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A Pleasant Surprise


February 20, 2015 by nsakas1

After being assigned the tagging categories environment and sustainability I was thankful in that I am interested in both of these term as topics. I was curious to see how these topics would be related to history, rather than science as they are more generally associated. This turned out to be a pleasant surprise for me in that many of the blog posts looked at intersections between history and science. One of these intersections deals primarily with climate change. While some of us may say that this is the problem for science to solve; what can historians do? However, these posts raise some intriguing points about the role historians have in telling the story of climate change. Many of these posts, including one by our own Adina Langer, emphasize that climate change has occurred through human events, and that including narratives about humans role in climate change is also the responsibility of the public historian as well as the scientist.

Having only two tag topics that complimented each other, there was not much variety in the posts these tags related to. I felt that for the most part that both the tags environment and sustainability pertained equally to the posts I found, and the additional tags each post used were also pertinent to the individual posts. I did not find that some tags were more useful than others. After reading Susan’s post, I agree with the sentiment that there is no such thing as to many tags. I also agree that the very nature of tagging is subjective and reflects the thoughts and experiences of the blogger, and while some may not agree with all of the tags others there will also be some who do agree and find them useful.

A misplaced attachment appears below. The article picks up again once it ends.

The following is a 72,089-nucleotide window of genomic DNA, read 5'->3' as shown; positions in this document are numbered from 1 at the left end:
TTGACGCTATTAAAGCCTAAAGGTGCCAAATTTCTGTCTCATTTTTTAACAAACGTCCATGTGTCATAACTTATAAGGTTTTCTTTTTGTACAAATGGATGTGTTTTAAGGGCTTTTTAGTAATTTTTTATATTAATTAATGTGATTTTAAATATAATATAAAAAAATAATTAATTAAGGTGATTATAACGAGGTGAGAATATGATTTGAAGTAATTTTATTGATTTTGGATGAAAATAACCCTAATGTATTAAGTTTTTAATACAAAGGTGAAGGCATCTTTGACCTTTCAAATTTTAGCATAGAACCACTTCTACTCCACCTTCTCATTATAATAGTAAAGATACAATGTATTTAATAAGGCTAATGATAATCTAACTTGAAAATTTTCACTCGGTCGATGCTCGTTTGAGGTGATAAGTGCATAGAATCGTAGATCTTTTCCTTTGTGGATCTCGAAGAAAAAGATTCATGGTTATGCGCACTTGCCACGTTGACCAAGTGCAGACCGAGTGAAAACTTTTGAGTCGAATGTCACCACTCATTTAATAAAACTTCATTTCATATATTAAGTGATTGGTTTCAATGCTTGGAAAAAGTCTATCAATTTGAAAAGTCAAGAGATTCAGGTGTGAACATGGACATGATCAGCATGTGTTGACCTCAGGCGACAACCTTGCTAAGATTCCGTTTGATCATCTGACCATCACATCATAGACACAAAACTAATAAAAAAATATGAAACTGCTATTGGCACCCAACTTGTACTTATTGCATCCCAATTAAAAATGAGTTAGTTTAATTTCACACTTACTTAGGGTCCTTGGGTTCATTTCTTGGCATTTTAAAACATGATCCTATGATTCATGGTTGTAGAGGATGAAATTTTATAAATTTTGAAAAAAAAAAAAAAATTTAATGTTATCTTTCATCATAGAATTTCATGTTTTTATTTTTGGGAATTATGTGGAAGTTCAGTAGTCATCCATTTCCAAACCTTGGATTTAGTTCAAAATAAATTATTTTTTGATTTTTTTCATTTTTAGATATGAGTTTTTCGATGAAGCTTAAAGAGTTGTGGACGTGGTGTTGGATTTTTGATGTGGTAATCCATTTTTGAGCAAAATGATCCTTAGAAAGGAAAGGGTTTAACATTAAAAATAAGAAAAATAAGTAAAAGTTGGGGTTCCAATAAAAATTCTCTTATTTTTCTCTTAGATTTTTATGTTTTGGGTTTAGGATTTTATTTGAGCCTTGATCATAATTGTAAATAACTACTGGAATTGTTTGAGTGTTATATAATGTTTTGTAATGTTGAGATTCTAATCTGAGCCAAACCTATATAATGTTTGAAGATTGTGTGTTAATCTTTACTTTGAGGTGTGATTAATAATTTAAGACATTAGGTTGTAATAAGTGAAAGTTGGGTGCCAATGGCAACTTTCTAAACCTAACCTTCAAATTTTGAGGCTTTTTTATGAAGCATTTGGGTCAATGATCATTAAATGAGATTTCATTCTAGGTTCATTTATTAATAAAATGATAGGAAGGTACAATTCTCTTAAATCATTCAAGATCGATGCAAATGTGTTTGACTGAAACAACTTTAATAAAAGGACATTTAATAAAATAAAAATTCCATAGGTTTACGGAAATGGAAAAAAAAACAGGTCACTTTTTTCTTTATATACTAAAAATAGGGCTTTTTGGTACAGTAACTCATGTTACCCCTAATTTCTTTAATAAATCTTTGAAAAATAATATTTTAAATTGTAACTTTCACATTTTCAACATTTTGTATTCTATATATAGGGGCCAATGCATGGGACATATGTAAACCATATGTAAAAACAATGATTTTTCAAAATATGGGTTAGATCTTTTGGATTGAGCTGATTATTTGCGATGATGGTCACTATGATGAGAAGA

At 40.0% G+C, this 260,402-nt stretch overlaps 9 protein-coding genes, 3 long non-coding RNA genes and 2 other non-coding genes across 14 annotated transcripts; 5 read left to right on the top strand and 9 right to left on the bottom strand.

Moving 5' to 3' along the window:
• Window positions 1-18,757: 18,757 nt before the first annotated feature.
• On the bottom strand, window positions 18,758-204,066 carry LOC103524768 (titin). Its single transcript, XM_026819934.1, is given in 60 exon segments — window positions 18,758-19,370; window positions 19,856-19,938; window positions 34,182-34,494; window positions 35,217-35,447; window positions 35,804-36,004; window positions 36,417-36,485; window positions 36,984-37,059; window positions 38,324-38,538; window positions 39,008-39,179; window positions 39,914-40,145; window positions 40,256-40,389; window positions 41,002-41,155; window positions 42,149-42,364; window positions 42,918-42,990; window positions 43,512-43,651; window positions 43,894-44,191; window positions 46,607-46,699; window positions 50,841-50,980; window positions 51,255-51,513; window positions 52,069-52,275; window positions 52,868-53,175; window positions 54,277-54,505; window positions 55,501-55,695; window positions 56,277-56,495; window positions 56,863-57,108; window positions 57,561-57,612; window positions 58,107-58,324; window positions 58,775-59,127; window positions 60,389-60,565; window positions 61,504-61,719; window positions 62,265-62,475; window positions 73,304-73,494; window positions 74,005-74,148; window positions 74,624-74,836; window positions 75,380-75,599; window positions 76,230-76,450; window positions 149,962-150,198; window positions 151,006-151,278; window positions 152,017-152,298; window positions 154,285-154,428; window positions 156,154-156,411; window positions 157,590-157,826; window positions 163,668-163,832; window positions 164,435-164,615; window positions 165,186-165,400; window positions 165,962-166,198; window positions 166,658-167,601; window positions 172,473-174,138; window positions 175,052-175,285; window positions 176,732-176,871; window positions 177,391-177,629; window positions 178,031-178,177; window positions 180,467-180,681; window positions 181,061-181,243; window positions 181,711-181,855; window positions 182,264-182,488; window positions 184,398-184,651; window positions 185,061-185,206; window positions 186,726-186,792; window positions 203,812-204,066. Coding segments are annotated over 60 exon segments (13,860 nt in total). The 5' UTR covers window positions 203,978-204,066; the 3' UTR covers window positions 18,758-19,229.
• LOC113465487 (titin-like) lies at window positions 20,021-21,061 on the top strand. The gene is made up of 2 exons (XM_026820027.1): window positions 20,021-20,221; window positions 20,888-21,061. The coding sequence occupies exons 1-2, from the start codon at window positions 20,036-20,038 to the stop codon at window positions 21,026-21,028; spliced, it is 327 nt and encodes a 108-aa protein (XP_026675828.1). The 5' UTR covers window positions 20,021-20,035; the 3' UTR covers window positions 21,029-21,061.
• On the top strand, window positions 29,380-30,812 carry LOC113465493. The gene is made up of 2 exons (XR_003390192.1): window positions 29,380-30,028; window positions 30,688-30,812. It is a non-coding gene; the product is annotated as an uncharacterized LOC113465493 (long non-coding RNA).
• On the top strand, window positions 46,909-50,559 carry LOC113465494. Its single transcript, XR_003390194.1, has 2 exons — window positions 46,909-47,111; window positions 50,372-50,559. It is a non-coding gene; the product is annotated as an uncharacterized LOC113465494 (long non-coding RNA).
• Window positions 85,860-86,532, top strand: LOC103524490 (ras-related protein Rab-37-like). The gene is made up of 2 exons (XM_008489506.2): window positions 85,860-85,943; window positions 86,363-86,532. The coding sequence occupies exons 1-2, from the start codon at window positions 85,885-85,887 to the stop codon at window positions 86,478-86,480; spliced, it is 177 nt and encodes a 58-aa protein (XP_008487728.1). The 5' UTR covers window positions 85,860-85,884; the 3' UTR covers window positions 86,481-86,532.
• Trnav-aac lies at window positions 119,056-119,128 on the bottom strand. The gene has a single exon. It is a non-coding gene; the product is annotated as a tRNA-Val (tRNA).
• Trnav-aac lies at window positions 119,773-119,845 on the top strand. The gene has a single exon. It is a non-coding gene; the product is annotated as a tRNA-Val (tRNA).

One of the posts did not speak of climate change, but was interesting in that it appealed to some of my personal interests as well as having connections to one of the subjects we have discussed in class. The post was titled where are our citizen historians? It talked about how many fields in science, including my favorite past time birding, rely on ordinary citizens to collect and record scientific data. Birders list sightings all over the world that ornithologists use in their research. The blogger asked how this might look in the historical field. In class the other night we discussed how some institutions are using volunteers to transcribe oral history interviews, journals, diaries, etc. The blogger asked where are our citizen historians? I am glad to see they are not absent.


Where are our citizen historians? Harry Klinkhammer, November 3, 2014

Lake Effects: Missing the Boat on Climate Change, Adina Langer, September 19, 2014

Striking a Balance: Conference Planning and Environmental Sustainability, Stephanie Rowe, December 18, 2013

Public Historians Take on Climate Change, Leah Glaser, April 29, 2012

“Sustainable public history” means action in Monterey, Cody Fergusen, March 22, 2014

A good-enough Platform for Change, Cathy Stanton, March 17, 2014

Memorializing Without Change? Hurricane Sandy at the World Trade Center, Cathy Stanton, November 12, 2012

What are Public Historians Doing About Sustainability Initiatives? Leah Glaser, July 27, 2012

Rethinking the Refrigerator: The Surprisingly Sustainable Past, Briann Greenfield, July 18, 2013

Project Showcase: Ironbound Environmental Justice History and Resource Center, Nancy Zak, January 22, 2014


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